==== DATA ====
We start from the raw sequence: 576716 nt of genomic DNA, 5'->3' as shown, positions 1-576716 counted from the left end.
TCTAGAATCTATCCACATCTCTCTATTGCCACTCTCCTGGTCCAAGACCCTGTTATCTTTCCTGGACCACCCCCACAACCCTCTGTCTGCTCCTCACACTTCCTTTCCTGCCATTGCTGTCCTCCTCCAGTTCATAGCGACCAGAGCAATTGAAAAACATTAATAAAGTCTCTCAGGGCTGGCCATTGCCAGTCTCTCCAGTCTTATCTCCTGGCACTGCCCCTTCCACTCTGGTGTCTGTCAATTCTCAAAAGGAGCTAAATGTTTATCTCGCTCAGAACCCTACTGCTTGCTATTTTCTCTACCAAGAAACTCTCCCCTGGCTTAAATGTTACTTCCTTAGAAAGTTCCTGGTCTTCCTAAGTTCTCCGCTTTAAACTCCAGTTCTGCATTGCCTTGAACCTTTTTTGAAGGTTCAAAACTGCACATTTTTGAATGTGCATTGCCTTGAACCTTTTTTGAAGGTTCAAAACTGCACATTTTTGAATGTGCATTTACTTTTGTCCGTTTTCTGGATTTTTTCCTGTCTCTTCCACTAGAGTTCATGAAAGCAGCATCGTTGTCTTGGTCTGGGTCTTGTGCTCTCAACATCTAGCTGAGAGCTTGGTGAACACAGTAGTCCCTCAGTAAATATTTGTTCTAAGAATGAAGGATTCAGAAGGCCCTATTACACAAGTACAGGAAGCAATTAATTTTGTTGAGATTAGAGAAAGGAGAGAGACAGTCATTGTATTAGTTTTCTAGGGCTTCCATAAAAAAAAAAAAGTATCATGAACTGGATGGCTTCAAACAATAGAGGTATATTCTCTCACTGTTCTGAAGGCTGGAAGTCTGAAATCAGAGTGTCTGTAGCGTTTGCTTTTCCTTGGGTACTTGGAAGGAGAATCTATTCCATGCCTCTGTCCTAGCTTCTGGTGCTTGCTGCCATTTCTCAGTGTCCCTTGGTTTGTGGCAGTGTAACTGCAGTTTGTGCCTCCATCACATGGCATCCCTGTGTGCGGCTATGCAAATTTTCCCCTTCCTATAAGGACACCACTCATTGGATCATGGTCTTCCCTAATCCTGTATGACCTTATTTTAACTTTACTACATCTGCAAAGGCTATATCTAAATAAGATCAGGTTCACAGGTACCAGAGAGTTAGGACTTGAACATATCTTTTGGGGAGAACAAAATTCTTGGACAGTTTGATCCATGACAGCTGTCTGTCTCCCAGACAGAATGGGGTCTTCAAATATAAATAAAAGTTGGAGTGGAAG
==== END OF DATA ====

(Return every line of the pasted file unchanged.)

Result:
We start from the raw sequence: 576716 nt of genomic DNA, 5'->3' as shown, positions 1-576716 counted from the left end.
TCTAGAATCTATCCACATCTCTCTATTGCCACTCTCCTGGTCCAAGACCCTGTTATCTTTCCTGGACCACCCCCACAACCCTCTGTCTGCTCCTCACACTTCCTTTCCTGCCATTGCTGTCCTCCTCCAGTTCATAGCGACCAGAGCAATTGAAAAACATTAATAAAGTCTCTCAGGGCTGGCCATTGCCAGTCTCTCCAGTCTTATCTCCTGGCACTGCCCCTTCCACTCTGGTGTCTGTCAATTCTCAAAAGGAGCTAAATGTTTATCTCGCTCAGAACCCTACTGCTTGCTATTTTCTCTACCAAGAAACTCTCCCCTGGCTTAAATGTTACTTCCTTAGAAAGTTCCTGGTCTTCCTAAGTTCTCCGCTTTAAACTCCAGTTCTGCATTGCCTTGAACCTTTTTTGAAGGTTCAAAACTGCACATTTTTGAATGTGCATTGCCTTGAACCTTTTTTGAAGGTTCAAAACTGCACATTTTTGAATGTGCATTTACTTTTGTCCGTTTTCTGGATTTTTTCCTGTCTCTTCCACTAGAGTTCATGAAAGCAGCATCGTTGTCTTGGTCTGGGTCTTGTGCTCTCAACATCTAGCTGAGAGCTTGGTGAACACAGTAGTCCCTCAGTAAATATTTGTTCTAAGAATGAAGGATTCAGAAGGCCCTATTACACAAGTACAGGAAGCAATTAATTTTGTTGAGATTAGAGAAAGGAGAGAGACAGTCATTGTATTAGTTTTCTAGGGCTTCCATAAAAAAAAAAAAGTATCATGAACTGGATGGCTTCAAACAATAGAGGTATATTCTCTCACTGTTCTGAAGGCTGGAAGTCTGAAATCAGAGTGTCTGTAGCGTTTGCTTTTCCTTGGGTACTTGGAAGGAGAATCTATTCCATGCCTCTGTCCTAGCTTCTGGTGCTTGCTGCCATTTCTCAGTGTCCCTTGGTTTGTGGCAGTGTAACTGCAGTTTGTGCCTCCATCACATGGCATCCCTGTGTGCGGCTATGCAAATTTTCCCCTTCCTATAAGGACACCACTCATTGGATCATGGTCTTCCCTAATCCTGTATGACCTTATTTTAACTTTACTACATCTGCAAAGGCTATATCTAAATAAGATCAGGTTCACAGGTACCAGAGAGTTAGGACTTGAACATATCTTTTGGGGAGAACAAAATTCTTGGACAGTTTGATCCATGACAGCTGTCTGTCTCCCAGACAGAATGGGGTCTTCAAATATAAATAAAAGTTGGAGTGGAAG